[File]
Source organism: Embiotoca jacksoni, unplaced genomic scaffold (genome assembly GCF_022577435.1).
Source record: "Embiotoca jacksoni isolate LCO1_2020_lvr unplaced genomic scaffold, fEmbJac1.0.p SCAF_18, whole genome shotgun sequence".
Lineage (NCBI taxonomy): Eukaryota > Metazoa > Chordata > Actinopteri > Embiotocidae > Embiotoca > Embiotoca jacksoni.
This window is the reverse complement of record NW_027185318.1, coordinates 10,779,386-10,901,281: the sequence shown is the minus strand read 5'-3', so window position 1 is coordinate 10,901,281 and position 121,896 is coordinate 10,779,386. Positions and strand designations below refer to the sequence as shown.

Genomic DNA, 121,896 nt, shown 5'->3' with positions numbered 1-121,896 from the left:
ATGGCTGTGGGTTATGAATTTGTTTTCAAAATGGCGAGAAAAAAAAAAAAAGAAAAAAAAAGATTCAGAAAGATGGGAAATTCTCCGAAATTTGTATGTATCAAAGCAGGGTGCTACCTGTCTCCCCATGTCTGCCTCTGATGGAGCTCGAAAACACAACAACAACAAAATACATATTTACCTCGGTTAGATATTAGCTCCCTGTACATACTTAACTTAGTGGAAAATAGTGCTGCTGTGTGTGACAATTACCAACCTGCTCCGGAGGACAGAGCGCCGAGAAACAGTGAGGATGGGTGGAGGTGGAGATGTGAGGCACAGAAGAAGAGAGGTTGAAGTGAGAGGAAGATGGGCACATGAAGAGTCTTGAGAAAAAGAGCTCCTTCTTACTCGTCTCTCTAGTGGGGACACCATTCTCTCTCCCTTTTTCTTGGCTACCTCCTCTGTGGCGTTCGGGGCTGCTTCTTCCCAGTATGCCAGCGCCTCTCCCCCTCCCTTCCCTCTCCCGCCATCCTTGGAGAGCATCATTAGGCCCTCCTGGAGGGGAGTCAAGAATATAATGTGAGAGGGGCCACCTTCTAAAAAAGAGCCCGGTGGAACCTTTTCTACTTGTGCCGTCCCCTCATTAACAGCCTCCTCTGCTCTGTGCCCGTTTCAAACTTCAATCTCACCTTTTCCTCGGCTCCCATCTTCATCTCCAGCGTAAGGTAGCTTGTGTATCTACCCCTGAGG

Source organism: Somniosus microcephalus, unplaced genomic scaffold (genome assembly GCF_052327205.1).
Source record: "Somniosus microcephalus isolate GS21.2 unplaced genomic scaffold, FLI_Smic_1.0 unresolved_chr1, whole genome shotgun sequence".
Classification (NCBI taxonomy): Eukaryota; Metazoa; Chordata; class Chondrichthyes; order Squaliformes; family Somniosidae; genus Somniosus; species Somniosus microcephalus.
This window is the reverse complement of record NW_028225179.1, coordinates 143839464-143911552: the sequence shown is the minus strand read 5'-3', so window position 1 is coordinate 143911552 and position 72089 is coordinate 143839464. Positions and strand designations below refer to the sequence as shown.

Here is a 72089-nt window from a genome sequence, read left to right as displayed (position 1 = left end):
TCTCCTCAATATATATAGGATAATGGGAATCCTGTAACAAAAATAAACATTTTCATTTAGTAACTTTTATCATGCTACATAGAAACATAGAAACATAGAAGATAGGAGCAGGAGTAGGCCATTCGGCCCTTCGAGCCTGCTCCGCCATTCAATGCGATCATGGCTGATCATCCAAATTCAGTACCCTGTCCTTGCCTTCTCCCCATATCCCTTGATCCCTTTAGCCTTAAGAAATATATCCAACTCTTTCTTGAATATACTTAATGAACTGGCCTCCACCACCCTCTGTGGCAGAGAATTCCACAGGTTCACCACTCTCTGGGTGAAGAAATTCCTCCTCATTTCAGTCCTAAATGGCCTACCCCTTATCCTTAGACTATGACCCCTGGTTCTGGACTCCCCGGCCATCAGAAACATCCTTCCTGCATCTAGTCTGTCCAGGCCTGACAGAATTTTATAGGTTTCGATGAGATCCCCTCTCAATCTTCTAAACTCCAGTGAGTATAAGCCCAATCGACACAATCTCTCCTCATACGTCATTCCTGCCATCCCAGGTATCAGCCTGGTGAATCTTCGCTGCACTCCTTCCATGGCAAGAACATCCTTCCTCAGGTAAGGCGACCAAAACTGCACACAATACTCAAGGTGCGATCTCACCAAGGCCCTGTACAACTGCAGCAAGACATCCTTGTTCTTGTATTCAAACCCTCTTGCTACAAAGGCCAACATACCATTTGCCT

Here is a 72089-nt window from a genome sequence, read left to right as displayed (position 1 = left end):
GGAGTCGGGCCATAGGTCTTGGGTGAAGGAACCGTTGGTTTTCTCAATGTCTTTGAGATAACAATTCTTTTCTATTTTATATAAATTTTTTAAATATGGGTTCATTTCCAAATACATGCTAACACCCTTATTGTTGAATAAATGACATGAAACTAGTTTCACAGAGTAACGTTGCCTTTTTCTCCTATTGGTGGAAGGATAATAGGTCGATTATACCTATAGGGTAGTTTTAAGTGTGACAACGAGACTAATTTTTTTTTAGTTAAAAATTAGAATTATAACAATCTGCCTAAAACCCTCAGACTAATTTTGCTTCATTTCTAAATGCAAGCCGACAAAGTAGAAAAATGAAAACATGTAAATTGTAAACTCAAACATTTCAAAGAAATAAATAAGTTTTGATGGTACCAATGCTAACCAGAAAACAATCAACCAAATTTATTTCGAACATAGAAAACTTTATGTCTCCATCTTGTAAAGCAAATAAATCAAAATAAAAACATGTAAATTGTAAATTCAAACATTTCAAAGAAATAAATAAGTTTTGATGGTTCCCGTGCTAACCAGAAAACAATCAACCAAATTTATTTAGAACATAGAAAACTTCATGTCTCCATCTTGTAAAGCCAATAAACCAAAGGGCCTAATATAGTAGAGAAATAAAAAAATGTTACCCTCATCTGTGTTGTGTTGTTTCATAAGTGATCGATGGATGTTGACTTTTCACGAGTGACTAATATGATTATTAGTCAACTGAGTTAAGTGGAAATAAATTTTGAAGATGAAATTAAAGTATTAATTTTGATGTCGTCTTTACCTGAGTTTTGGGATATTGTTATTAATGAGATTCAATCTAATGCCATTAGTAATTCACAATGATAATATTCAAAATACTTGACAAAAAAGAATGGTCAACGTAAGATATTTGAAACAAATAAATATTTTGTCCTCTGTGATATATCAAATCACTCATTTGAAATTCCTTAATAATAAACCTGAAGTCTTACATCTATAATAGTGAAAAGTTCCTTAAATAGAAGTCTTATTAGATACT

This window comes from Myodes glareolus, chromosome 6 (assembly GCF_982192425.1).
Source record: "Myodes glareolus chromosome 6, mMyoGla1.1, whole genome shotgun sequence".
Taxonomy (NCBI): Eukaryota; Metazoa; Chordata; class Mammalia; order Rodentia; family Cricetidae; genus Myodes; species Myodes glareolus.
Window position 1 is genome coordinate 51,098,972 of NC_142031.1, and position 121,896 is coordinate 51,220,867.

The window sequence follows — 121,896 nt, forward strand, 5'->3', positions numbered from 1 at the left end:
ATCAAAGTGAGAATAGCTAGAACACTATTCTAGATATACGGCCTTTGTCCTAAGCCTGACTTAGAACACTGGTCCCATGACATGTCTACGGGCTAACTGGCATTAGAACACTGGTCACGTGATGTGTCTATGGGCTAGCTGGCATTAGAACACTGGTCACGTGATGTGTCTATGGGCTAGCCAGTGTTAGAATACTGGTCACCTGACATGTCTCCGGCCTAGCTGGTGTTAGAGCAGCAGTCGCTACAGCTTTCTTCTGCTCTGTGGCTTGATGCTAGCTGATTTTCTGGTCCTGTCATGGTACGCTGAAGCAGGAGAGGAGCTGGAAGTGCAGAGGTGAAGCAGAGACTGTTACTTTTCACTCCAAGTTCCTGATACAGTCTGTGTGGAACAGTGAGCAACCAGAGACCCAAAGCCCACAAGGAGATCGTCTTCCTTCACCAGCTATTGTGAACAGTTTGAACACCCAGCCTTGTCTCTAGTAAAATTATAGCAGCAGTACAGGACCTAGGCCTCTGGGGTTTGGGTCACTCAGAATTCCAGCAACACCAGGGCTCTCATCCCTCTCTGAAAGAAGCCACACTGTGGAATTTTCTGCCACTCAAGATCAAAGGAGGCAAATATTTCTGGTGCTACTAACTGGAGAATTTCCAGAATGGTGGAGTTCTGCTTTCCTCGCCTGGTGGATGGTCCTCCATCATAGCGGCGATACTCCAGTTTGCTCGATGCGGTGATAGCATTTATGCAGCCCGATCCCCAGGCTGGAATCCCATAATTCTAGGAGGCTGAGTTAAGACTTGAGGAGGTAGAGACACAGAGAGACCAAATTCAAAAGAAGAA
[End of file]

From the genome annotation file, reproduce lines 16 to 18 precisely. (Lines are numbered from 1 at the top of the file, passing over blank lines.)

Source record: "Myodes glareolus chromosome 6, mMyoGla1.1, whole genome shotgun sequence".
Taxonomy (NCBI): Eukaryota; Metazoa; Chordata; class Mammalia; order Rodentia; family Cricetidae; genus Myodes; species Myodes glareolus.
Window position 1 is genome coordinate 51,098,972 of NC_142031.1, and position 121,896 is coordinate 51,220,867.